Abstract

Thin birefringent prisms placed near an image plane introduce sinusoidal fringes onto a 2D polarized scene making possible a snapshot imaging polarimeter, which encodes polarization information into the modulation of the fringes. This approach was introduced by Oka and Kaneko [Opt. Express 11, 1510 (2003)], who analyzed the instrument through the Mueller calculus. We show that the plane-wave assumption adopted in the Mueller theory can introduce unnecessary error in a polarimeter design. To directly take prism effects such as beam splitting and deviating into accounts we introduce a geometric imaging model, which allows for a versatile simulation of the birefringent prisms and provides a means for optimization. A calcite visible system is investigated as an example, which essentially shows how each design parameter affects the overall image quality and how to modify the polarimeter design to optimize overall performance. The approach is applicable to any prismatic imaging polarimeter with different prism materials and different working wavelengths.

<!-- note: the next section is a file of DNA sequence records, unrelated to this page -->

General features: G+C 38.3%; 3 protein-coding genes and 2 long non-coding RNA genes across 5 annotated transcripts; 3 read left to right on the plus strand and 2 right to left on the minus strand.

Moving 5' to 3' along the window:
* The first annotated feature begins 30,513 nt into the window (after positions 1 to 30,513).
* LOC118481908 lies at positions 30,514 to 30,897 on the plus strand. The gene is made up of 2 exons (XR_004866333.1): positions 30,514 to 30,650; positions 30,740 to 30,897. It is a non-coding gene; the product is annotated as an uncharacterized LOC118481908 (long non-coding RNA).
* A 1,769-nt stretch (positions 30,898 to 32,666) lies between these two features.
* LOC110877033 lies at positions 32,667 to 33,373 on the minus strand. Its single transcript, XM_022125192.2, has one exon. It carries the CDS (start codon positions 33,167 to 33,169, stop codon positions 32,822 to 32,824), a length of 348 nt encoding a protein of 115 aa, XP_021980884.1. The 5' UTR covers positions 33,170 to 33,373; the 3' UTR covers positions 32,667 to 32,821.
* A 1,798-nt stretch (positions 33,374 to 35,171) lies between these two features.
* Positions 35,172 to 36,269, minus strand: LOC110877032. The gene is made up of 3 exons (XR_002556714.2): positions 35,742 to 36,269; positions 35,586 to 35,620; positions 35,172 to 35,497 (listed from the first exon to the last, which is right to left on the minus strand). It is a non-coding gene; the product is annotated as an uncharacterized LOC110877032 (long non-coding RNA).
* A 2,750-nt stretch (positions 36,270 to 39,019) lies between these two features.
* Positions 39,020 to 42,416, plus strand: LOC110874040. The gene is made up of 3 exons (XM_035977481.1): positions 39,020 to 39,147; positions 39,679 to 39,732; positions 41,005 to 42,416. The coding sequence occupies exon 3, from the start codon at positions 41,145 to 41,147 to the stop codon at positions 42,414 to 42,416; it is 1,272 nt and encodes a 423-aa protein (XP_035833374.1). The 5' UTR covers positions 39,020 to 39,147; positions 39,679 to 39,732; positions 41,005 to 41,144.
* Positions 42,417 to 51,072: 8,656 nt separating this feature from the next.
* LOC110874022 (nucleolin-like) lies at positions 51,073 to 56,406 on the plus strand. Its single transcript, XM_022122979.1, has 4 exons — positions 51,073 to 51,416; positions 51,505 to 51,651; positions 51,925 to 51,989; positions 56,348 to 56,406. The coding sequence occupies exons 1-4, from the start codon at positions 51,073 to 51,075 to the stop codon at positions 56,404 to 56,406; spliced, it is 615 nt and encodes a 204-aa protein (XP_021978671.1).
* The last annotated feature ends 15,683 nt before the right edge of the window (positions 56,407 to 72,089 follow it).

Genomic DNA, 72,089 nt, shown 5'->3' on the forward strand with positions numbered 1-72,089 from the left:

© 2006 Optical Society of America

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